Total exports of food and drink from the United Kingdom in 2016 grew by 10.5% to a record high of more than £20 billion in sales, reports the Britain’s Food and Drink Federation (FDF). While the fall in the value of the pound helped to boost export competitiveness, it has also made essential imports more expensive and the UK’s food and drink trade deficit grew by 5.7% to £22.4 billion.
The impact of weaker sterling on British exports is expected to be seen during the first half of 2017 as companies negotiate new sales agreements with overseas buyers, FDF Director General Ian Wright noted during the National Farmers Union Conference in Birmingham on February 21.
Exports of branded food and non-alcoholic drink led the way with growth of 11.5% to £5.2 billion in 2016, marking the 16th year of consecutive growth. There was no breakout of the contribution made by frozen products, however, to the total figure.
Excluding alcohol, the UK’s three top three export categories remain chocolate, salmon and cheese. Salmon exports advanced 16.4%, driven by large increases to France up 32.2%, Ireland up 24.6% and Germany up 98.9%.
The USA is now the second largest market for the UK food and beverage products, and the largest outside Europe, with exports increasing by 13% to £2.2 billion last year. This now means Britain’s two largest export markets, Ireland and the USA, together account for more than a quarter of all UK food and drink exports. Sales to non-EU markets continued to grow at a faster rate than to the EU, however 71.4% of food and drink excluding alcohol was sold to EU member states.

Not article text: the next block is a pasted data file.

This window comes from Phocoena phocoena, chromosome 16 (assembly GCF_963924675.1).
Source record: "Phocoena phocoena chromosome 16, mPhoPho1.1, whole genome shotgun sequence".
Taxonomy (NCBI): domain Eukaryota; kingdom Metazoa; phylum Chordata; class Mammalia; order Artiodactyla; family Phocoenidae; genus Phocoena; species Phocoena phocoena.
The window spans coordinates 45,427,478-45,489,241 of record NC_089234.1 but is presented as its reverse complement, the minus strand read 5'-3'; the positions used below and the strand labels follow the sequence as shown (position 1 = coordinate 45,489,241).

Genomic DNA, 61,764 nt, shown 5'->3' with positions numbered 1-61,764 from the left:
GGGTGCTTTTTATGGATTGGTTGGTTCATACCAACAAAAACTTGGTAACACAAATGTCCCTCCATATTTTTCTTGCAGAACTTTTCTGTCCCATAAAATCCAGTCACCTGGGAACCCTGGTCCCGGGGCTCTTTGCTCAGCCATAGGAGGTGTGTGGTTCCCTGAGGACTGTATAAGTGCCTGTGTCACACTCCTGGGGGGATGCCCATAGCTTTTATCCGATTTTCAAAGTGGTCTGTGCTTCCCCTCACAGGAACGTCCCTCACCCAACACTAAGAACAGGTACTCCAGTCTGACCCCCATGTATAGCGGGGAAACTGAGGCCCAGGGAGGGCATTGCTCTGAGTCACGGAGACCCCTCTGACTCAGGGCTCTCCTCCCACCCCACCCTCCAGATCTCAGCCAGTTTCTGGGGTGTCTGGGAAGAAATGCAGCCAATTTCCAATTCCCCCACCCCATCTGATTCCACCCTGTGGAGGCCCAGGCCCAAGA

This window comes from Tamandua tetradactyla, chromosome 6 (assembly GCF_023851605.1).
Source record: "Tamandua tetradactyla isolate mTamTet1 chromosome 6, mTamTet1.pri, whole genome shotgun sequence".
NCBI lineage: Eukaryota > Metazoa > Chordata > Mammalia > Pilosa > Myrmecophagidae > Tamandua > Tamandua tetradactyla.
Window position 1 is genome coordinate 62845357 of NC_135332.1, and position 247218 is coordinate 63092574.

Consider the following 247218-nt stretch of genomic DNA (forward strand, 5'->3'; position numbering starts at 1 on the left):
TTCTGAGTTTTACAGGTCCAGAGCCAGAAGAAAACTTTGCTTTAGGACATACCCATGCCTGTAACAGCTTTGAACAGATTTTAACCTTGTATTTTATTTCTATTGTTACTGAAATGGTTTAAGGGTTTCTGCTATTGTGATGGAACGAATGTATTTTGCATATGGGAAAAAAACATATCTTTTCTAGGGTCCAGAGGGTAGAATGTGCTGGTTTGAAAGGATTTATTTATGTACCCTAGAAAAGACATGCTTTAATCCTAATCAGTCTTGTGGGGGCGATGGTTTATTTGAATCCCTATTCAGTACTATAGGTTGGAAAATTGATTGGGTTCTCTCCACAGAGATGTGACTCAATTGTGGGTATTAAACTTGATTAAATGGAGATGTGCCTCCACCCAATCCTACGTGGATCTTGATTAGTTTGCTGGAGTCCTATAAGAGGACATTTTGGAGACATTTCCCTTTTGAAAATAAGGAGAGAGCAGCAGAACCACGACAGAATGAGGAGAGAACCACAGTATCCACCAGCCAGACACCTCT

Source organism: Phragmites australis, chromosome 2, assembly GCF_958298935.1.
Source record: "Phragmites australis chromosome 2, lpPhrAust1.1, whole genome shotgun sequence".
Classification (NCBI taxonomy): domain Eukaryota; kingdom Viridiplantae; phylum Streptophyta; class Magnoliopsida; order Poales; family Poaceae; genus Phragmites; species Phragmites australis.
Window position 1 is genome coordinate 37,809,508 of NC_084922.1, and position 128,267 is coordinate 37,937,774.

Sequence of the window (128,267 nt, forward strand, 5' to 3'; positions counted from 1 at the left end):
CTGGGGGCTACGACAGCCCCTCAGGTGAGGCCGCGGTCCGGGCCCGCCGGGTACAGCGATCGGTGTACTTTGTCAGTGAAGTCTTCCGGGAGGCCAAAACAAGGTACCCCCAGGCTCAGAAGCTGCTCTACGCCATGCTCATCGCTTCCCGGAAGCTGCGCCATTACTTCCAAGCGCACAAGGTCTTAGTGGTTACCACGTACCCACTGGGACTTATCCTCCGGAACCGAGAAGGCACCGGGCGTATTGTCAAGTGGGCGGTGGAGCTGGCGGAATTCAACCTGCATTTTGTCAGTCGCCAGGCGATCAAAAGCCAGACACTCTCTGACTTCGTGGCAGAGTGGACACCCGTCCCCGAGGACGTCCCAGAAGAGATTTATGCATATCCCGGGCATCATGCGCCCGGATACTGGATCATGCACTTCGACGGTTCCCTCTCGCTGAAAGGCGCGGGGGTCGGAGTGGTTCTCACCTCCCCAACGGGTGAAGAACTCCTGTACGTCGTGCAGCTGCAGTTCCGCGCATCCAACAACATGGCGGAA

Demand rose in all of Britain’s top 20 markets in 2016, with China ranking as the fastest growing buying country – up 51.1% on 2015 to £439.5 million. Highlighted as a priority export market in the joint Government-Industry International Action Plan for Food and Drink, China’s appetite for branded UK food and non-alcoholic drink also rose by 50% in 2016 to £84.7 million.
Plenty of Untapped Potential
FDF Director General Wright commented: “British food and drink exports have hit a record high yet there is still massive untapped potential. More specialist support for new and existing exporters, with fiscal incentives and financial assistance, would get more of the country’s 6,500-plus food and drink producers exporting. Our target is to grow branded exports by a third by 2020 to more than £6 billion.
“Competing nations such as France, Germany and Italy offer greater support for training, help with start-up costs and showcasing opportunities at international trade show platforms to build their band of exporters. Building on the International Action Plan, we are working with Government and the Food & Drink Exporters Association (FDEA) to help businesses in this sector compete abroad and meet rising demand for British produce.”
FDEA Director Elsa Fairbanks added: “We are pleased to see that the 2016 export figures reflect the positive experiences that the food and drink exporting community continues to share with us. Hopefully even more UK food and drink producers will be inspired to look beyond their home market and take advantage of the huge interest in quality UK food and drink produces and the improved competitiveness of sterling.”